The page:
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GE Model 250 Radio Service Data Sheet
August 1946 Radio-Craft

August 1946 Radio-Craft

August 1946 Radio Craft Cover - RF Cafe[Table of Contents]

Wax nostalgic about and learn from the history of early electronics. See articles from Radio-Craft, published 1929 - 1953. All copyrights are hereby acknowledged.

The General Electric (GE) Model 250 portable radio was considered a "suitcase" style because it looked kind of like - guess what? - a suitcase. It ran on either 120 volts AC or an internal 2.1 volt battery. A charging circuit was provided for the battery, which was a nice feature so the owner didn't have to keep buying new batteries. Fortunately, there seems to be many of these GE 250 radios available in various states of reconditioning. eBay* currently has four listed ranging in price from $40 to $150. One listing has very nice photos of the internal workings and of the Willard model RADIO−25−2 wet storage cell battery (see below, right). Click on the thumbnails for larger images. The nomenclature label for the radio is fully legible. This Radio Service Data Sheet for the GE 250 radio appeared in the August 1946 issue of Radio−Craft magazine.

I had Archive.org save a copy of the page since it will disappear soon.

GE Model 250 Radio Service Data Sheet

Photofacts for Servicemen, August 1946 Radio-Craft - RF Cafe

GE Model 250 Suitcase Radio

Willard model RADIO-25-2 storage battery - RF Cafe

Willard model RADIO-25-2 wet storage cell battery.

GE Model 250 radio Nomenclature label.

GE Model 250 radio Nomenclature label.

Alignment Procedure

1. Complete alignment information is given in the Alignment Chart.

2. The following equipment is required: (a) signal generator with audio tone modulation, (b) a-c output meter, 1 or 1½ volts full scale, and (c) an insulated screwdriver.

3. Remove the front panel from the receiver and connect the output meter across the speaker voice coil terminals. Replace the front cover after the meter has been connected.

4. Alignment Steps 1 and 2. Connect the signal generator between chassis ground and stator of C2-A (middle section of tuning gang), using a 0.05 mf capacitor in series with the lead to the stator.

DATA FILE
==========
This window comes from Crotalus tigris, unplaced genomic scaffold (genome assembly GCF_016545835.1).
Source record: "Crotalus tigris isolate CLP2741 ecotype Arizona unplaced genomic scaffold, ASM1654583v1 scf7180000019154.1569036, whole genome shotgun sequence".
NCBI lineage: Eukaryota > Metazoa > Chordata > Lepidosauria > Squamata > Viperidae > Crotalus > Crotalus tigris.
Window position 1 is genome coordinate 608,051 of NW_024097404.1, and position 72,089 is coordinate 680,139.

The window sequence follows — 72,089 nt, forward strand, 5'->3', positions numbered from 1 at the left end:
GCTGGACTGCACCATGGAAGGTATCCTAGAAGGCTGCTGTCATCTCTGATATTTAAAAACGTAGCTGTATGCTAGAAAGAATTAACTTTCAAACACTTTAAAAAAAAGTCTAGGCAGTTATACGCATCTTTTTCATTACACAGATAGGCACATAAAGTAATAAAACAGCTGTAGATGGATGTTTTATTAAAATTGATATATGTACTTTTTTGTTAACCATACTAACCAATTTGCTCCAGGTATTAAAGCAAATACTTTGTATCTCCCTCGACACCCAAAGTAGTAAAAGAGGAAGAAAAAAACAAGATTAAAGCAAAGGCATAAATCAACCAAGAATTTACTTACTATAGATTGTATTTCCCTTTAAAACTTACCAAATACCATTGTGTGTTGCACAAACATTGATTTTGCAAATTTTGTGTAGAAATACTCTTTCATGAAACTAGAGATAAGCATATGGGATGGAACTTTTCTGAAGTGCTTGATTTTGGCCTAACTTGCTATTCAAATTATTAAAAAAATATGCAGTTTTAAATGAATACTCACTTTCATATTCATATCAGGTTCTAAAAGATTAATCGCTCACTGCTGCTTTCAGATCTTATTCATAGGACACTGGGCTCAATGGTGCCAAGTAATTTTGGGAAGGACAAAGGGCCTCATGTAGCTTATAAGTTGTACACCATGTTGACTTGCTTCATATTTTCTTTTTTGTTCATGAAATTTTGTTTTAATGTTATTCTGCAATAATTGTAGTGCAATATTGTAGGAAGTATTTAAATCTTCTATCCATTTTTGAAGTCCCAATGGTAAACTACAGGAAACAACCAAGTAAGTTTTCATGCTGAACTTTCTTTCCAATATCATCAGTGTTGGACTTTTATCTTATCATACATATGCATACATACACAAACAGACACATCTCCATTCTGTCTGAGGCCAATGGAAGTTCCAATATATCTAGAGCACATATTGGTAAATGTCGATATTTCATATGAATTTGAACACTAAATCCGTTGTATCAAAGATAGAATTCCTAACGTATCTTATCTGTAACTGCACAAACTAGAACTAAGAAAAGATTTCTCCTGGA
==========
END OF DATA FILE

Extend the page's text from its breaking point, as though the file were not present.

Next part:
5. Alignment Steps 3 and 4. Connect a three- or four-turn, 6-inch diameter loop of wire across the output of the signal generator. Set the loop a foot or two away from the receiver cover.

6. 6. When aligning, the output of the signal generator should be kept below 12 volt by resetting the signal generator output. If the signal level is too high, the AVC becomes effective and alignment errors may result.

Use loop on output of signal generator. Adjust L3 and L4 alternately several times to obtain peak. Remove snap buttons in back to permit these adjustments. Keep back cover closed while aligning.

Specifications

Electrical Rating:

     Connected to Power Line: 105-125 V., 50/60 cps, a-c only, 10 watts.

     Operating from Internal Battery: 2.1 v., 1.65 a., 3.5 watts.

Receiver will operate approximately 20 hours before battery must be recharged.

Operating Frequencies:

     Broadcast Band 540-1600 kc

     I-F Amplifier 455 kc

Tube Complement:

     R-F Amplifier ............................. ILN5

     Oscillator-Converter ................. ILC6

     I-F Amplifier .............................. ILN5

     Detector and Audio Amplifier ..... ILH4

     Power Output ............................ 3Q5GT

 

 

Posted October 17, 2022


Radio Service Data Sheets

These schematics, tuning instructions, and other data are reproduced from my collection of vintage radio and electronics magazines. As back in the era, similar schematic and service info was available for purchase from sources such as SAMS Photofacts, but these printings were a no-cost bonus for readers. There are 227 Radio Service Data Sheets as of December 28, 2020.

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Copyright: 1996 - 2024

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    Kirt Blattenberger,

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RF Cafe began life in 1996 as "RF Tools" in an AOL screen name web space totaling 2 MB. Its primary purpose was to provide me with ready access to commonly needed formulas and reference material while performing my work as an RF system and circuit design engineer. The World Wide Web (Internet) was largely an unknown entity at the time and bandwidth was a scarce commodity. Dial-up modems blazed along at 14.4 kbps while tying up your telephone line, and a nice lady's voice announced "You've Got Mail" when a new message arrived...

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